I photographed every gray house in Sunnyside*; more fell to the menace even as I thought I’d got them all. There were too many to include in this post–hundreds. I walk everywhere in the city, and it is the same in other districts. I am hardly the first to comment on this pervasive and apparently infectious color-phobia, but as it still marches on unabated, I make the case here for breaking this dull, dull spell of grimly hued houses. After several galleries of grayness, I’ll show examples of houses that buck the trend—from old-school pastels to natty new bold tones.

You may argue with my choices, but it is the agglomeration on every block of all those gray and near-gray houses that I am underlining here. It mounts up, visually—over the course of a stroll, or over the months of getting outdoors for some fresh air and a new view, only to find it is grimmer than before.

A Walk Among the Tombstones[3]

A house is the public face of private life, a communal contribution to the visual streetscape. One house after another has drunk the sullen, colorless Kool-Aid, increasingly depriving local walkers everywhere of that most basic of human visual delights—color. Continue reading “The Sunnyside Cemetery: A Plea to Lift the Pall of Gray Paint”

Strothoff in Sunnyside, or How to Love the Utility Poles in the Street

One of a short series of house-based local history—stories touching on the perennial San Francisco themes of immigration, families, city-building, and self-making, although this post, the last, has ventured pretty far beyond the original remit.

By Amy O’Hair

In all the histories of individual houses I have researched in Sunnyside, only one revealed itself have been designed by an architect. This led me deep into the career of a massively prolific designer, and also into the history of restricted neighborhoods in San Francisco.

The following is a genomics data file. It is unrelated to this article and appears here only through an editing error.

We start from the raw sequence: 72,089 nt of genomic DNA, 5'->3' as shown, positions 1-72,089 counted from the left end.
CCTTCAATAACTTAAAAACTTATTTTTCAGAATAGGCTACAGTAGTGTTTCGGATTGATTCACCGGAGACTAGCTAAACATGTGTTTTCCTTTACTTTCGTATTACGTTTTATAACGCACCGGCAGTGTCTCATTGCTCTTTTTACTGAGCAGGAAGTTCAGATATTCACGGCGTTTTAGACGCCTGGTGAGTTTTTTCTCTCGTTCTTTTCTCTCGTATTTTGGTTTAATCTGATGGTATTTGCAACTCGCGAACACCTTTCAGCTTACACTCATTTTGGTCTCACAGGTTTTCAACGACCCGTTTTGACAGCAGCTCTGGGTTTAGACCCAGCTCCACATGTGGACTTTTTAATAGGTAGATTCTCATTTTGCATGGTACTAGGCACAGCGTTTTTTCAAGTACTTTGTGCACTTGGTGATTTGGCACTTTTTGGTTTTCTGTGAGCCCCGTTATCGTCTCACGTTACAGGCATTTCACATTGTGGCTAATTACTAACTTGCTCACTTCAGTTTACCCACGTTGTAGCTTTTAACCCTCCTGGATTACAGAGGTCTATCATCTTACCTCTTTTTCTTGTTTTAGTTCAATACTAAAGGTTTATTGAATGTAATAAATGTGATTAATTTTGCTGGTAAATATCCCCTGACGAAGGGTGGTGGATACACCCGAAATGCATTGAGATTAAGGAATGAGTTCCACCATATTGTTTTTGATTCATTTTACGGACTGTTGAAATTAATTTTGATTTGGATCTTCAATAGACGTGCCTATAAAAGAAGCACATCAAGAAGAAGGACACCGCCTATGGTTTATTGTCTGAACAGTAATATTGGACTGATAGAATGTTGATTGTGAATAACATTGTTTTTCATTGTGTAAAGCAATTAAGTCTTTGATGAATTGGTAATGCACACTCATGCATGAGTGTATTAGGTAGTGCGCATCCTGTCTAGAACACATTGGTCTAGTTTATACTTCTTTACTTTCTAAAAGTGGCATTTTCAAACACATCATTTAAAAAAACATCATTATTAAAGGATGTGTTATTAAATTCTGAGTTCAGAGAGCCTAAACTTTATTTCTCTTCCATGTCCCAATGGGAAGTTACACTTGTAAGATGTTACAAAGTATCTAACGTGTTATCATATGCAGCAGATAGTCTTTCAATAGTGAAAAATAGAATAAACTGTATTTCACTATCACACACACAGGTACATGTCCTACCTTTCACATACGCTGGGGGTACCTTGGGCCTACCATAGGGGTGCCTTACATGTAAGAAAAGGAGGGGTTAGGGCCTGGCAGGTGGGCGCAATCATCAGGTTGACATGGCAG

House in Sunnyside designed by Charles F Strothoff, 1928. Photo: Amy O'Hair, 2022.
House in Sunnyside designed by Charles F Strothoff, 1928. Photo: Amy O’Hair, 2022.

Designed by Charles F Strothoff in 1928, this anomalous house on Gennessee Street, with its distinctive cylinder turret entrance, is fun to contemplate aesthetically.[1] But it also gives me opportunity to look at the ethics and consequences of the exclusionary policies that were historically built into the houses of the 1920s ‘residence parks’ that are adjacent to Sunnyside, most of which were designed by this architect. That legacy of restricted housing—which has morphed into low-density zoning later in the twentieth century—continues to have a powerful impact on housing affordability and socio-economic segregation in the city.

The presence of an expensive midcentury architect-designed house in Sunnyside is unusual, but it is an exception that proves a rule: there is more of a mixture of land use in the neighborhood. Having never been a residence park, Sunnyside has a variety of housing, built over a longer period, with greater density, commercial activity, and multi-unit buildings; this difference has shaped the nature of the neighborhood, and is worth looking at.

Curved Streets and Straight-up Racism

Sunnyside was laid out in the 1890s, before San Francisco latched onto the ‘City Beautiful’-style planned neighborhoods that dominated house-building in the years between the wars. These ‘residence parks’ went up all over the city between Quake and the Great Depression; to the west of Sunnyside, several were developed where Adolph Sutro’s Forest once stood, such as Westwood Park and Monterey Heights. On a map it is easy to see where Sunnyside’s die-straight rectangular blocks end and the curvy streets of these districts begin.
Continue reading “Strothoff in Sunnyside, or How to Love the Utility Poles in the Street”